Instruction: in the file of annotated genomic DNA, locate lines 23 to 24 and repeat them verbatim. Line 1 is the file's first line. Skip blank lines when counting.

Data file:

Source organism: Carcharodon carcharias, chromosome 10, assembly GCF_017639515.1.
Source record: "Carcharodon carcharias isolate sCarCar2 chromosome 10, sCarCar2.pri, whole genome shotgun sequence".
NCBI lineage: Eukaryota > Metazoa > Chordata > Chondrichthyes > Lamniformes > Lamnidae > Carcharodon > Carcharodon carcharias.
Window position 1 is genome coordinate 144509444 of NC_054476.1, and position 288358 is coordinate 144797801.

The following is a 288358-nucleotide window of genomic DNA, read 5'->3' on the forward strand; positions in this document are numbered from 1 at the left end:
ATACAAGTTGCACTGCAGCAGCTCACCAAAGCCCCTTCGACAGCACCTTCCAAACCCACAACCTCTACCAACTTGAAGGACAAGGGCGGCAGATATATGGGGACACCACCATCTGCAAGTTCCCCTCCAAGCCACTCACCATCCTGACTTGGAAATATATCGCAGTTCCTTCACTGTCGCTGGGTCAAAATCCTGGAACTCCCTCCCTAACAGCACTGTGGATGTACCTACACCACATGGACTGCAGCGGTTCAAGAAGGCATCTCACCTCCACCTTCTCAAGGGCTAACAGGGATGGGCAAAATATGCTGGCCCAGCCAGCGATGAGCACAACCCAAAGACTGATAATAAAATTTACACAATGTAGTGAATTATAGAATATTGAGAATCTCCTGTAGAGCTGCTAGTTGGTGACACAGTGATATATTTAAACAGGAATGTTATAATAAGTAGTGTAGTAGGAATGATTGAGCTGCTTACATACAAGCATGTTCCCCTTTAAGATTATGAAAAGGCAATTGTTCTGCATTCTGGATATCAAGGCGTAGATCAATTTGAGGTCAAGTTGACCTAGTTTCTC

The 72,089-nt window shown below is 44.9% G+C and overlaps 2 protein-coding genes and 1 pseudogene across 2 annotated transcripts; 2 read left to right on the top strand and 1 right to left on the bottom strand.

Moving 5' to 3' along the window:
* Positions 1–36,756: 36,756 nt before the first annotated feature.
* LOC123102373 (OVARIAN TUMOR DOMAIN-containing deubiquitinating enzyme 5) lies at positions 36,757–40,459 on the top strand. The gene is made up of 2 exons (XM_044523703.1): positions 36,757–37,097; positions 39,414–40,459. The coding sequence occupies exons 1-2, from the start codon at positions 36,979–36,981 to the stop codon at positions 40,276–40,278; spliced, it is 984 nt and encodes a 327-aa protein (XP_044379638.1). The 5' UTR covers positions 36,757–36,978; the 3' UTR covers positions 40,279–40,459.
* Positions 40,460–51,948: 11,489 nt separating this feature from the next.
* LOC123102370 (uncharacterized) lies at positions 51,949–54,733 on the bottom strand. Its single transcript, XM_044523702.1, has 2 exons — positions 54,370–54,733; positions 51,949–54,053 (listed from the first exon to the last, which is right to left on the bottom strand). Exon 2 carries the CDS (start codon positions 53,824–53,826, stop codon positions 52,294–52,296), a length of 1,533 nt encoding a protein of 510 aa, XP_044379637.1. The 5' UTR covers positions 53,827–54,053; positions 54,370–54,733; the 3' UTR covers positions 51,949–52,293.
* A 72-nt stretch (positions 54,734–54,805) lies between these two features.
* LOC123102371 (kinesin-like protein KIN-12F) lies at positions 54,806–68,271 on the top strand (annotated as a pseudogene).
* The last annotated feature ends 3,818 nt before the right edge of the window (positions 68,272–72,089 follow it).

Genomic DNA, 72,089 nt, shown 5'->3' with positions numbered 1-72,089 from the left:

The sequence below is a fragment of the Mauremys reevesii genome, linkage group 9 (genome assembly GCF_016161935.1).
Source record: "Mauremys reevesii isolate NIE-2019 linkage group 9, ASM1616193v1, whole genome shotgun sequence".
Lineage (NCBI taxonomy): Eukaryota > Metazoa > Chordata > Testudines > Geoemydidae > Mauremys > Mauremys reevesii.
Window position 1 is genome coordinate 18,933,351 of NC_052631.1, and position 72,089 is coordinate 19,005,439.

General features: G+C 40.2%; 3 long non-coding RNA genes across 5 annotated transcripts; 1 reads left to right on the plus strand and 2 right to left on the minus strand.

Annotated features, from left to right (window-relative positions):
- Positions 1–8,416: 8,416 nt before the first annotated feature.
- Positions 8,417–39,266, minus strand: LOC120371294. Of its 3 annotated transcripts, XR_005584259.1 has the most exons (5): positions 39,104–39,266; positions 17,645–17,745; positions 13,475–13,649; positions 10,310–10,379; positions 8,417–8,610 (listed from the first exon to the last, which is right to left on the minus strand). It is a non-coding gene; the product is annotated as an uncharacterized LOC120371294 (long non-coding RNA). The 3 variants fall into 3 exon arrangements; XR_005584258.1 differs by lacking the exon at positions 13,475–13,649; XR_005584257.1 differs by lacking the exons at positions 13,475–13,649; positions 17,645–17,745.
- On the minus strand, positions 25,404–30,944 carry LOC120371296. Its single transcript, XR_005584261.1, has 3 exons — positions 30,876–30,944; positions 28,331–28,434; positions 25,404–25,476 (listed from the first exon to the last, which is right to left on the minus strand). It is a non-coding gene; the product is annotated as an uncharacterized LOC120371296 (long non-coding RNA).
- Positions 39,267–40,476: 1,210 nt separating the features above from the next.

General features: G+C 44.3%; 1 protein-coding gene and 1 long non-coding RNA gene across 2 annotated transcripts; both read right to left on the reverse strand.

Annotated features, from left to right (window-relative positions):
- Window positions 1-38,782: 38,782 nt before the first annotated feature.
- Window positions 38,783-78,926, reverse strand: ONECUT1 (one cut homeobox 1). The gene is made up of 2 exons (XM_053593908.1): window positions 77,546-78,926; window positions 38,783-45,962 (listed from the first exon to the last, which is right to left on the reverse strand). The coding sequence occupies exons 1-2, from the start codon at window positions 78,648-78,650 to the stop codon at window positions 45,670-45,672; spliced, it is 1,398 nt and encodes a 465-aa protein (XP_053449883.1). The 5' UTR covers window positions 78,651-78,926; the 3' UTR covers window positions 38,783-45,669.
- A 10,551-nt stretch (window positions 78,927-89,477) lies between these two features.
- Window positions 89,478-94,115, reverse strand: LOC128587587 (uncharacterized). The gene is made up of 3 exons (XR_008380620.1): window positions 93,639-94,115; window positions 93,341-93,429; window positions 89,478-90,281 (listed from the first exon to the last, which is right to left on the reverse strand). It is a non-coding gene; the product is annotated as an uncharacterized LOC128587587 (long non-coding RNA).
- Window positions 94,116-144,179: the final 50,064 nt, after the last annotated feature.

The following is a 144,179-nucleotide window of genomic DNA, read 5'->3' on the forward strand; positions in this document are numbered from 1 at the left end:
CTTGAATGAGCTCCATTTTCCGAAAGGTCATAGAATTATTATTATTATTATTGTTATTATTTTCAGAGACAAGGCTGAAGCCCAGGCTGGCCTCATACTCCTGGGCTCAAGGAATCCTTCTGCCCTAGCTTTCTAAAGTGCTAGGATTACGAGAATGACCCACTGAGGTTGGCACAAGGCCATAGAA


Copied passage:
- Positions 1–8,416: 8,416 nt before the first annotated feature.
- Positions 8,417–39,266, minus strand: LOC120371294. Of its 3 annotated transcripts, XR_005584259.1 has the most exons (5): positions 39,104–39,266; positions 17,645–17,745; positions 13,475–13,649; positions 10,310–10,379; positions 8,417–8,610 (listed from the first exon to the last, which is right to left on the minus strand). It is a non-coding gene; the product is annotated as an uncharacterized LOC120371294 (long non-coding RNA). The 3 variants fall into 3 exon arrangements; XR_005584258.1 differs by lacking the exon at positions 13,475–13,649; XR_005584257.1 differs by lacking the exons at positions 13,475–13,649; positions 17,645–17,745.